Community Perspectives on Access to and Availability of Healthy Food in Rural, Low-Resource, Latino Communities
ORIGINAL RESEARCH — Volume 13 — December 15, 2016
Zulema Valdez, PhD1; A. Susana Ramírez, PhD, MPH1; Erendira Estrada1; Kathleen Grassi, RD, MPH2; Stephanie Nathan, MPH2 (View author affiliations)
Suggested citation for this article: Valdez Z, Ramírez AS, Estrada E, Grassi K, Nathan S. Community Perspectives on Access to and Availability of Healthy Food in Rural, Low-Resource, Latino Communities. Prev Chronic Dis 2016;13:160250. DOI: http://dx.doi.org/10.5888/pcd13.160250external icon.
Attention has focused on the food environment as a result of the growing concern with obesity rates among Latinos in rural areas. Researchers have observed associations between a lack of physical access to affordable produce in areas where supermarkets and grocery stores are limited and poor dietary intake and obesity; these associations are high in rural, low-resource neighborhoods with a high population of Latino residents. We aimed to engage residents of low-resource, Latino-majority neighborhoods in discussions of food access in a rural yet agricultural community setting, which is typically described as a “food desert.”
We used a mixed-methods approach and conducted 3 focus groups (n = 20) and in-depth interviews (n = 59) and surveys (n = 79) with residents of a rural yet agricultural community. We used thematic analysis to explore residents’ perceptions of access to healthy foods.
Residents (n = 79; mean age, 41.6 y; 72% female; 79% Latino; 53% Spanish-speaking) reported that dollar and discount stores in this agricultural area provided access to produce; however, produce at retail stores was less affordable than produce at nonretail outlets such as fruit and vegetable stands. Gifts and trades of fruits and vegetables from neighbors and community organizations supplied no-cost or low-cost healthy foods. Residents’ suggestions to improve food access centered on lowering the cost of produce in existing retail outlets and seeking out nonretail outlets.
Our findings contribute to understanding of the food environment in low-resource, rural yet agricultural areas. Although such areas are characterized as “food deserts,” residents identified nonretail outlets as a viable source of affordable produce, while indicating that the cost of retail produce was a concern. Innovative policy solutions to increase healthy food consumption must focus on affordability as well as accessibility, and consider alternate, nonretail food outlets in agricultural areas.
The neighborhood food environment shapes the dietary patterns of its residents (1). In rural, low-resource, Latino-majority neighborhoods, there are few chain supermarkets or grocery stores (2,3). In the absence of traditional food outlets, residents rely on nontraditional outlets, such as discount stores, which tend to stock a limited supply of healthy food at higher prices (4–7). This is especially the case in rural areas, where grocery stores are fewer and farther between, as large food companies merge to remain competitive (8,9). Lack of access to healthy produce by food retailers, and affordability or cost of produce within those retail outlets (10), influences dietary intake by limiting residents’ consumption of fruits and vegetables; this relationship is linked to diet-related behaviors associated with obesity and preventable chronic disease (11,12).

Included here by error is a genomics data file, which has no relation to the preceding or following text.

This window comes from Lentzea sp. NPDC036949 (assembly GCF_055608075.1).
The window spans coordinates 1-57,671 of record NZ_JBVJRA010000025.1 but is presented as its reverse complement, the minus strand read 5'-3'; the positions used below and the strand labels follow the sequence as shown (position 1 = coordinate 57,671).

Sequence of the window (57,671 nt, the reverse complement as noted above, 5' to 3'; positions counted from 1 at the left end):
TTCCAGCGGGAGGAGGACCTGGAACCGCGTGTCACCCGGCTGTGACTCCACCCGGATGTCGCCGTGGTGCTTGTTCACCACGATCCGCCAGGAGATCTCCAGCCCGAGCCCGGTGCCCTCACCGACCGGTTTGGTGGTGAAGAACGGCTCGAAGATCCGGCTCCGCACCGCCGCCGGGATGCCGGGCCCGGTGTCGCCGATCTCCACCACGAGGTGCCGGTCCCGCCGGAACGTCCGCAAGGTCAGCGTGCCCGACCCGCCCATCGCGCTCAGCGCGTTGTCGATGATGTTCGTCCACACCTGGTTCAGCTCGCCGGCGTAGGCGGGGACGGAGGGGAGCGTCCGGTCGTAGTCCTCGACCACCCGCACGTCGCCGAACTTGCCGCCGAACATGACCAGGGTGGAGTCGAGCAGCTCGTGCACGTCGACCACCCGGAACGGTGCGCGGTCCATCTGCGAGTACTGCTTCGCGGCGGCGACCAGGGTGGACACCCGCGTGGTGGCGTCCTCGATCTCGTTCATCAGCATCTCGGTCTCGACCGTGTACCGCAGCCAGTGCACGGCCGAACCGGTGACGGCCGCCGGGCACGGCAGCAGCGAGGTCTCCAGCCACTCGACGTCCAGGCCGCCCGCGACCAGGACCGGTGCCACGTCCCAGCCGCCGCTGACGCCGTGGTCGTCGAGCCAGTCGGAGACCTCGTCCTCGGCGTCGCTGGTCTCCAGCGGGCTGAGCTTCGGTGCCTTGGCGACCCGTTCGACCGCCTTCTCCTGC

Research has identified barriers to food access and established an association between food access and health disparities in rural, low-resource communities, but understanding of this association is incomplete (6). Missing from this discussion are the experiences and views of the residents themselves (13); what their perceptions of the food environment are and whether they confirm disparities in food access and affordability is not well understood. Also overlooked are residents’ strategies and solutions to improve food access in their specific contexts (for an exception, see Carnahan et al ). In keeping with an assets-focused approach (14), which seeks to identify resources for and solutions to problems of food access, and a culture-centered approach (15), which centers the insights of community members within their neighborhood context, we aimed to understand the experiences of residents of rural, low-resource, Latino-majority neighborhoods and solicited their input on strategies to improve the food environment. The distribution of US Latinos in rural areas is large and growing, especially in the nonmetropolitan West where 1 of 5 rural Latinos reside (16). Our study draws attention to the difficulties associated with food access for this understudied population in a rural yet agricultural setting.